“Honor your father and your mother, so that you may live long in the land the Lord your God is giving you.” (Exodus 20:12)
“Honor your father and your mother, as the Lord your God has commanded you, so that you may live long and that it may go well with you in the land the Lord your God is giving you.” (Deuteronomy 5:6)
What does it mean to “honor” your father and your mother? Well, D.L. Moody suggests, “The word honor… includes love, affection, gratitude, and respect,” while Mark Rooker comments, “Honoring… means to treat someone with the respect and deference that his position deserves. The verb also implies submission to authority.” Rooker goes on to say:
“What does it mean to honor parents? The Old Testament answers this with concrete instructions. Obviously, their children must not kill them (Exod. 21:15a), curse them (Exod. 21:17; Lev. 20:9), steal from them (Prov. 28:24), or treat them with scorn (Deut. 27:16). Dishonoring parents involves striking, insulting, and behaving disrespectfully toward them (Deut. 27:16; Prov. 30:17).”
It’s interesting that the law says to “honor” your father and mother rather than “obey” them. This distinction becomes important if or when your father or mother expects you to do something that is contrary to God’s revealed will; for example, they ask you to lie for them, or to steal something, or,… fill in the blank. In that case, while you should still show them the respect they are due as your parents, you must abide by the higher law—God’s law. How that works out may differ depending on the situation. So pray about what your response should be. Just be careful not to cross the line God has drawn.
John Stott reminds us that “Our parents, at least while we are children, represent God’s authority to us,” therefore our attitude toward our parents should reflect our attitude toward God.
Does this responsibility to honor our parents end when we leave the house at the age of 18 or whenever? In part, it does. A child who is no longer living at home is not bound by the rules of the parents’ household—curfew, doing chores, and things such as that. When you marry and begin to have your own children, you establish a new relationship with your parents, one with different rules. You also now have the role of parent yourself, and your obligation now is to be the type of parent that your children can honor wholeheartedly.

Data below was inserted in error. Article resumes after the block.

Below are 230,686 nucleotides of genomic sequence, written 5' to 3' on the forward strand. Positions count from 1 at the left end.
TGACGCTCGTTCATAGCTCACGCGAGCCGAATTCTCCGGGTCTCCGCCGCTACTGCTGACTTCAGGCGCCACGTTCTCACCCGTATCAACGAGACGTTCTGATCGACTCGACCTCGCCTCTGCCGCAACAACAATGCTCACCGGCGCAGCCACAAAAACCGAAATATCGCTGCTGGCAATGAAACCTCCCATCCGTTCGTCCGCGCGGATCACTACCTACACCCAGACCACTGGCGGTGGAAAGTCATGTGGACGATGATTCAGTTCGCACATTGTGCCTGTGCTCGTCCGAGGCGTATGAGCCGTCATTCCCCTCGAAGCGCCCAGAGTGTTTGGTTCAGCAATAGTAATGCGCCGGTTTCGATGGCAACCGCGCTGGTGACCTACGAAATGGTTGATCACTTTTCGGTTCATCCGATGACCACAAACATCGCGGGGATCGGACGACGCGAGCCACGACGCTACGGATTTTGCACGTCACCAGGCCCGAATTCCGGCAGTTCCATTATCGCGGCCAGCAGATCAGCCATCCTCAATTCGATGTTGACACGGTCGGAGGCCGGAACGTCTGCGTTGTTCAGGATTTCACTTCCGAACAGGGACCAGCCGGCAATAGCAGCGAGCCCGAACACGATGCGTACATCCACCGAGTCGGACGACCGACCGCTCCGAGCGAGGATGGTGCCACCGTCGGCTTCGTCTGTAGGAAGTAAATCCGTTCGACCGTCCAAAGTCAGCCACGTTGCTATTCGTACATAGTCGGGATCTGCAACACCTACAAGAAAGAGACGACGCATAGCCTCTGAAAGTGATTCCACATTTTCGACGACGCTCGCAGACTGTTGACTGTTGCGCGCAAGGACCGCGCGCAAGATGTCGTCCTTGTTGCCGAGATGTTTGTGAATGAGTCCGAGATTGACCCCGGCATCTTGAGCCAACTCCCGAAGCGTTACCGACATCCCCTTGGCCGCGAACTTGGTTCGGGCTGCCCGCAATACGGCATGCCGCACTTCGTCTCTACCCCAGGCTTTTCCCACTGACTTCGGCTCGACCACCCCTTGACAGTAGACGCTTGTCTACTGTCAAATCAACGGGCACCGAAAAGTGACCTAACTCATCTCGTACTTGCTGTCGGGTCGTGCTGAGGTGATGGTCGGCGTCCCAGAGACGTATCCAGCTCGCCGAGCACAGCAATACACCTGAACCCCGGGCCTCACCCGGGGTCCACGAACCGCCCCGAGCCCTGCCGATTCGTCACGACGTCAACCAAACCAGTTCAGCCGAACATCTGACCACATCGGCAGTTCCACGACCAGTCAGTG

But, as many of us in my age group are discovering, your responsibility to honor your parent takes on a new meaning as we get older. My mother lived with my sister and me for the last few years of her life. At that point she was in very poor health physically and suffered from a paranoid type of dementia—to the point she was convinced we were trying to poison her every time we fed her or gave her critical medications. Trying to walk that critical line between honoring her as my mother, while at the same time having to treat her at times as if she were a child going through the terrible twos, was a very hard balance. I’m quite sure I failed miserably at times. Still, what choice did I have? She was my mother, and I was still obliged by God’s commandment to honor her to the very best of my ability.
One of the books I read in preparation for this article referenced an event in Italy several years ago where there was a terrible heat wave. While families blithely went off to holiday at the coast, their elderly parents were left to swelter and die in hot apartments in the city. As a result of that, the Italian government passed a law that required children to care for their parents. How very sad.
But the same type of thing was happening in Jesus’ day. When Jesus commented on this commandment in Mark 7, He says, “You have a fine way of setting aside the commands of God in order to observe your own traditions! For Moses said, ‘Honor your father and mother,’ and, ‘Anyone who curses their father or mother is to be put to death.’ But you say that if anyone declares that what might have been used to help their father or mother is Corban (that is, devoted to God)—then you no longer let them do anything for their father or mother. Thus you nullify the word of God by your tradition that you have handed down. And you do many things like that” (Mark 7:9-13).
Apparently, rather than using their resources to assist their parents, they would declare they had “given everything to God,” so they had nothing left for mom and dad.
Don’t do that. Honor your mother and father so that “it may go well with you.” Honor your mother and father so you can go to sleep at night with a clear conscience, knowing you have honored them the best you can, to the very best of your ability. Honor them knowing that by doing so you have pleased your Heavenly Father.
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 Dwight L. Moody, The Ten Commandments: Reasonable Rules for Life (Aneko Press, Kindle Edition), p. 75.
 Mark Rooker, The Ten Commandments (New American Commentary Studies in Bible and Theology (B&H Publishing Group, Kindle Edition).
 John Stott, Basic Christianity (IVP Classics) (InterVarsity Press. Kindle Edition)